Move over, Beats: Master & Dynamic's MH40 headphones win on design, sound, and build quality
The Audiophiliac checks out a new company's headphones, and they're a knockout.
I readily credit Beats as the company that ignited and maintained a sales boom for the entire headphone market. Nevertheless, I've never been all that impressed with Beats. Marketing and styling were largely responsible for its success, so let's contrast and compare the new Master & Dynamic MH40 with the mostly plastic Beats Studio 2. The MH40 is beautifully crafted from forged aluminum, stainless steel, and real lambskin leather, and its sound is competitive with that of comparably priced models from established brands like AKG, Beyerdynamic, Bowers & Wilkins, Grado, Sennheiser, and so forth. That's an astonishing achievement from a brand-new headphone maker. The MH40 was designed and developed in New York City over the last two years; it's manufactured in China.
The MH40 is a closed-back, over-the-ear design with 45mm drivers and a 32-ohm-rated impedance. Weighing 12.7 ounces (360 grams), it's definitely heavier than most over-the-ear headphones. The upside is the MH40's build quality feels supersolid, and the supple leather adds a sensual side to the design. The headphone is currently available with black metalwork and black leather; or silver, with tan leather. Other finish combinations are in the works. Master & Dynamic also offers a weighted steel table stand for the headphones.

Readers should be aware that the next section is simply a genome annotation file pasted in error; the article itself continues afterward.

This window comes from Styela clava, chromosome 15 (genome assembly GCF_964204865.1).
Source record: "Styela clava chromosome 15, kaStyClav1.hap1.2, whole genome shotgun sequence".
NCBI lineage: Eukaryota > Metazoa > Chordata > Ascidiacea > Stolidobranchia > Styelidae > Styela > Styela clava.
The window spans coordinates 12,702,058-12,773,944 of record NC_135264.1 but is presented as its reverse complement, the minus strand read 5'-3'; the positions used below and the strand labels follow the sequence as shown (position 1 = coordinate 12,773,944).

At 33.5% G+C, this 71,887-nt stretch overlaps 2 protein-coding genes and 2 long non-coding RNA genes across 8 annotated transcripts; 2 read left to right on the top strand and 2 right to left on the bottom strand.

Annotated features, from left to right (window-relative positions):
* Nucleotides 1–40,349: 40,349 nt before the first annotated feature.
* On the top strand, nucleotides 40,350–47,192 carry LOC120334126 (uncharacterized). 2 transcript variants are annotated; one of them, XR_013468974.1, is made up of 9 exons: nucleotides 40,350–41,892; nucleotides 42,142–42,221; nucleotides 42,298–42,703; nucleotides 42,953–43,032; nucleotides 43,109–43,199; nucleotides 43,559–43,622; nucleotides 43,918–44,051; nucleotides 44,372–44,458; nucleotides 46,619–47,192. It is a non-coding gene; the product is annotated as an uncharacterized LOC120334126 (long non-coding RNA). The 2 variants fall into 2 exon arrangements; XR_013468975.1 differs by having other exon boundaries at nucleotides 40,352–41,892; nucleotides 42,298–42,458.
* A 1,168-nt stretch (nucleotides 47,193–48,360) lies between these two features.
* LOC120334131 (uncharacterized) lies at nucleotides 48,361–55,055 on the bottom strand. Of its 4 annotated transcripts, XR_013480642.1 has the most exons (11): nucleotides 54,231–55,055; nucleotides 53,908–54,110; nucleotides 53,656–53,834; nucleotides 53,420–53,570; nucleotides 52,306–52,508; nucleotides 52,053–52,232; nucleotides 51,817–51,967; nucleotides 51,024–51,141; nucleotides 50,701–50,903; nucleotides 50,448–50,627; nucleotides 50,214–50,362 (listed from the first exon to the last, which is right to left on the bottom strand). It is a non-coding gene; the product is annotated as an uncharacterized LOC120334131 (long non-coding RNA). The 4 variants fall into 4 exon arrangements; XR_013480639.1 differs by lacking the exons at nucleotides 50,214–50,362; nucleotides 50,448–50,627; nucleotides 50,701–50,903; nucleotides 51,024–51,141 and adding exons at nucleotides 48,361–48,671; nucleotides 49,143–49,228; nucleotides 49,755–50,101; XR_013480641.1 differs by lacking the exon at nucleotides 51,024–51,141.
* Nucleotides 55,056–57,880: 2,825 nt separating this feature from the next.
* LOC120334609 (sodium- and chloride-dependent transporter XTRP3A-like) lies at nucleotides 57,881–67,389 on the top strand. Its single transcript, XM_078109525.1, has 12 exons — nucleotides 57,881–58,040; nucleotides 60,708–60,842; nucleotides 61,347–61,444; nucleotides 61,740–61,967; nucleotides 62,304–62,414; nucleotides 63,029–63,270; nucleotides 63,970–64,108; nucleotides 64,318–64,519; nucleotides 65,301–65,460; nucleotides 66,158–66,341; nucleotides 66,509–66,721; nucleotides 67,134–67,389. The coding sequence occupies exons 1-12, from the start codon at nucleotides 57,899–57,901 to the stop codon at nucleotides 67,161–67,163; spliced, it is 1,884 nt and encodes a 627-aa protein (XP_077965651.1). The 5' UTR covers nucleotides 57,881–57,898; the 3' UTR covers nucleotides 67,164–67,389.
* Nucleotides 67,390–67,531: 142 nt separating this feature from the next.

The right ear cup has a metal mute button, and it makes a satisfying click when you mute or unmute the music. You get two superflexible, cloth-covered cables, a 1.25-meter one with a remote & mic for iPod, iPad, and iPhone, and a 2-meter "plain" cable. They're remarkably tangle-free, and both are packed in a small, cylindrical leather case. The headband isn't hinged, but the ear cups fold flat for storage in the included canvas bag. Warranty coverage is two years -- that's double what most headphone brands offer.
Isolation from external noise is very good, but I did start to feel the headphones' weight after an hour of playing tunes. It wasn't a deal-breaker for me, because the MH40's sound is highly detailed, yet never harsh; bass is deep, without any boom or bloat. It's pretty incredible that a company's debut design is so well thought out.
NAD's Viso HP50 quickly established itself as the $300 audiophile headphone to beat, and it didn't take long for the MH40 to prove itself a worthy adversary. The HP50 sounded a little richer on vocals and made more bass, the MH40 was more transparent and spacious. Really deep bass coursing through the "Gravity" soundtrack was taut and precise on the MH40. Both headphones have beautifully detailed treble, but the M40 is a little clearer. There's no definitive winner here; they're both excellent headphones.
The Master & Dynamic MH40 is now available direct from the company's website and dealers for $399 in the US, £319 in the UK, and AU$499 in Australia. If you buy direct from the website, there's a 30-day return policy. Master & Dynamic has three other models: the ME01 and ME03 in-ear headphones, which are shipping now; the MH30 on-ear headphone will be available in about a month.